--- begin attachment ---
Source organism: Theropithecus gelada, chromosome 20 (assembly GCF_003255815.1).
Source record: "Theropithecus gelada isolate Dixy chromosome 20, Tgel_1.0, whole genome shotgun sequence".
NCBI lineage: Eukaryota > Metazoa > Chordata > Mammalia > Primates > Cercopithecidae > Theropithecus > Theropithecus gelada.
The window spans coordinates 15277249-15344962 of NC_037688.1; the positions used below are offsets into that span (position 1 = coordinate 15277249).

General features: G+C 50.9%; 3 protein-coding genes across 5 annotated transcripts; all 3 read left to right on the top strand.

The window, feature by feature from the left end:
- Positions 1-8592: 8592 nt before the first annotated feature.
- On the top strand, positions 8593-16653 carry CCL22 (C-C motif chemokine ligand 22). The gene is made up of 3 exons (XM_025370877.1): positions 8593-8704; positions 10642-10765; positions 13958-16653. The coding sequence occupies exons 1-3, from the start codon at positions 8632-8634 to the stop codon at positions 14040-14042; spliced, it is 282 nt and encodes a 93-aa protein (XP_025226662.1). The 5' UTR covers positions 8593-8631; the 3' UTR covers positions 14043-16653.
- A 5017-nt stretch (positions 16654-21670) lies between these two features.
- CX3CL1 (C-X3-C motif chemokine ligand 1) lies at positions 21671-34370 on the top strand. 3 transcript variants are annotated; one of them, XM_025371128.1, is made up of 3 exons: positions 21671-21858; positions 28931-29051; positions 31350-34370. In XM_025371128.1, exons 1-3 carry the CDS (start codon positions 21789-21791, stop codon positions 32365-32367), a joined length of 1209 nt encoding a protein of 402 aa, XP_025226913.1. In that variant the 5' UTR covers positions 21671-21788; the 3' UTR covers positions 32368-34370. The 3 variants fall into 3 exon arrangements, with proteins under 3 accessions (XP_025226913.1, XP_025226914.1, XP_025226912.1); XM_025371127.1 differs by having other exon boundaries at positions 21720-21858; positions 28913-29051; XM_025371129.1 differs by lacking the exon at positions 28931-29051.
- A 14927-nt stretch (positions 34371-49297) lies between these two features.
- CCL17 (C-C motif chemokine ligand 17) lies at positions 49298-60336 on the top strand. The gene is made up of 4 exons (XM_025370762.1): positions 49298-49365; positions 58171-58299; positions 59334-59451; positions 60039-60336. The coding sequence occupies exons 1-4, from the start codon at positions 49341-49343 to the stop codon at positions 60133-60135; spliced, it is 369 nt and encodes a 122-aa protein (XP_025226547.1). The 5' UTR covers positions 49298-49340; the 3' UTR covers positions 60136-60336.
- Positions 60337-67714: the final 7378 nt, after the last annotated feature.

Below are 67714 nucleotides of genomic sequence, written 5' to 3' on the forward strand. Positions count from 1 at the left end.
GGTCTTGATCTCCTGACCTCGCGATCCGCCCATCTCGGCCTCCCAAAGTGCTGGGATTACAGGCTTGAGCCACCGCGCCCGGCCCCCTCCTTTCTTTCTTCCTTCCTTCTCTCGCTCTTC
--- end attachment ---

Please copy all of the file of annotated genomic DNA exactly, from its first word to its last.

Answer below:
Source organism: Theropithecus gelada, chromosome 20 (assembly GCF_003255815.1).
Source record: "Theropithecus gelada isolate Dixy chromosome 20, Tgel_1.0, whole genome shotgun sequence".
NCBI lineage: Eukaryota > Metazoa > Chordata > Mammalia > Primates > Cercopithecidae > Theropithecus > Theropithecus gelada.
The window spans coordinates 15277249-15344962 of NC_037688.1; the positions used below are offsets into that span (position 1 = coordinate 15277249).

General features: G+C 50.9%; 3 protein-coding genes across 5 annotated transcripts; all 3 read left to right on the top strand.

The window, feature by feature from the left end:
- Positions 1-8592: 8592 nt before the first annotated feature.
- On the top strand, positions 8593-16653 carry CCL22 (C-C motif chemokine ligand 22). The gene is made up of 3 exons (XM_025370877.1): positions 8593-8704; positions 10642-10765; positions 13958-16653. The coding sequence occupies exons 1-3, from the start codon at positions 8632-8634 to the stop codon at positions 14040-14042; spliced, it is 282 nt and encodes a 93-aa protein (XP_025226662.1). The 5' UTR covers positions 8593-8631; the 3' UTR covers positions 14043-16653.
- A 5017-nt stretch (positions 16654-21670) lies between these two features.
- CX3CL1 (C-X3-C motif chemokine ligand 1) lies at positions 21671-34370 on the top strand. 3 transcript variants are annotated; one of them, XM_025371128.1, is made up of 3 exons: positions 21671-21858; positions 28931-29051; positions 31350-34370. In XM_025371128.1, exons 1-3 carry the CDS (start codon positions 21789-21791, stop codon positions 32365-32367), a joined length of 1209 nt encoding a protein of 402 aa, XP_025226913.1. In that variant the 5' UTR covers positions 21671-21788; the 3' UTR covers positions 32368-34370. The 3 variants fall into 3 exon arrangements, with proteins under 3 accessions (XP_025226913.1, XP_025226914.1, XP_025226912.1); XM_025371127.1 differs by having other exon boundaries at positions 21720-21858; positions 28913-29051; XM_025371129.1 differs by lacking the exon at positions 28931-29051.
- A 14927-nt stretch (positions 34371-49297) lies between these two features.
- CCL17 (C-C motif chemokine ligand 17) lies at positions 49298-60336 on the top strand. The gene is made up of 4 exons (XM_025370762.1): positions 49298-49365; positions 58171-58299; positions 59334-59451; positions 60039-60336. The coding sequence occupies exons 1-4, from the start codon at positions 49341-49343 to the stop codon at positions 60133-60135; spliced, it is 369 nt and encodes a 122-aa protein (XP_025226547.1). The 5' UTR covers positions 49298-49340; the 3' UTR covers positions 60136-60336.
- Positions 60337-67714: the final 7378 nt, after the last annotated feature.

Below are 67714 nucleotides of genomic sequence, written 5' to 3' on the forward strand. Positions count from 1 at the left end.
GGTCTTGATCTCCTGACCTCGCGATCCGCCCATCTCGGCCTCCCAAAGTGCTGGGATTACAGGCTTGAGCCACCGCGCCCGGCCCCCTCCTTTCTTTCTTCCTTCCTTCTCTCGCTCTTC